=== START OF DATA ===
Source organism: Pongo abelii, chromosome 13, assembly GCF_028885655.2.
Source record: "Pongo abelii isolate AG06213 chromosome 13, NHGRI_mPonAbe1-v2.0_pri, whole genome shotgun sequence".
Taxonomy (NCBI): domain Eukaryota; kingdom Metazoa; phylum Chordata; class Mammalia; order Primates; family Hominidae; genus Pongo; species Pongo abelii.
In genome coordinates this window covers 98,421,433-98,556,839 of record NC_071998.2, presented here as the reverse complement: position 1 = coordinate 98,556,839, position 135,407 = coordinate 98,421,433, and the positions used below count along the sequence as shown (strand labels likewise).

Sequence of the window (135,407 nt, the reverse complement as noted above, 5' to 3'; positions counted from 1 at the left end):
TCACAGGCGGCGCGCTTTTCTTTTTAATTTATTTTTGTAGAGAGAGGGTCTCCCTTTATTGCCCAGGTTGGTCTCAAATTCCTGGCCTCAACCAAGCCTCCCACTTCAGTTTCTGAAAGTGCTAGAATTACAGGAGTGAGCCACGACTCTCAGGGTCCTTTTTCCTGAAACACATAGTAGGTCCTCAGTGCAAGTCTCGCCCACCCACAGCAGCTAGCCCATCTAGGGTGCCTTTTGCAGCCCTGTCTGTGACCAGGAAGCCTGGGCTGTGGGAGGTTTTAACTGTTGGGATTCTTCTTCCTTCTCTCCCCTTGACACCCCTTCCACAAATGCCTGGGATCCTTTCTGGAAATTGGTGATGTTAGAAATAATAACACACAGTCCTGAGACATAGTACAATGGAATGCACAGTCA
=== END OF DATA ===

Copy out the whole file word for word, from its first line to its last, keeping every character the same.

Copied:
Source organism: Pongo abelii, chromosome 13, assembly GCF_028885655.2.
Source record: "Pongo abelii isolate AG06213 chromosome 13, NHGRI_mPonAbe1-v2.0_pri, whole genome shotgun sequence".
Taxonomy (NCBI): domain Eukaryota; kingdom Metazoa; phylum Chordata; class Mammalia; order Primates; family Hominidae; genus Pongo; species Pongo abelii.
In genome coordinates this window covers 98,421,433-98,556,839 of record NC_071998.2, presented here as the reverse complement: position 1 = coordinate 98,556,839, position 135,407 = coordinate 98,421,433, and the positions used below count along the sequence as shown (strand labels likewise).

Sequence of the window (135,407 nt, the reverse complement as noted above, 5' to 3'; positions counted from 1 at the left end):
TCACAGGCGGCGCGCTTTTCTTTTTAATTTATTTTTGTAGAGAGAGGGTCTCCCTTTATTGCCCAGGTTGGTCTCAAATTCCTGGCCTCAACCAAGCCTCCCACTTCAGTTTCTGAAAGTGCTAGAATTACAGGAGTGAGCCACGACTCTCAGGGTCCTTTTTCCTGAAACACATAGTAGGTCCTCAGTGCAAGTCTCGCCCACCCACAGCAGCTAGCCCATCTAGGGTGCCTTTTGCAGCCCTGTCTGTGACCAGGAAGCCTGGGCTGTGGGAGGTTTTAACTGTTGGGATTCTTCTTCCTTCTCTCCCCTTGACACCCCTTCCACAAATGCCTGGGATCCTTTCTGGAAATTGGTGATGTTAGAAATAATAACACACAGTCCTGAGACATAGTACAATGGAATGCACAGTCA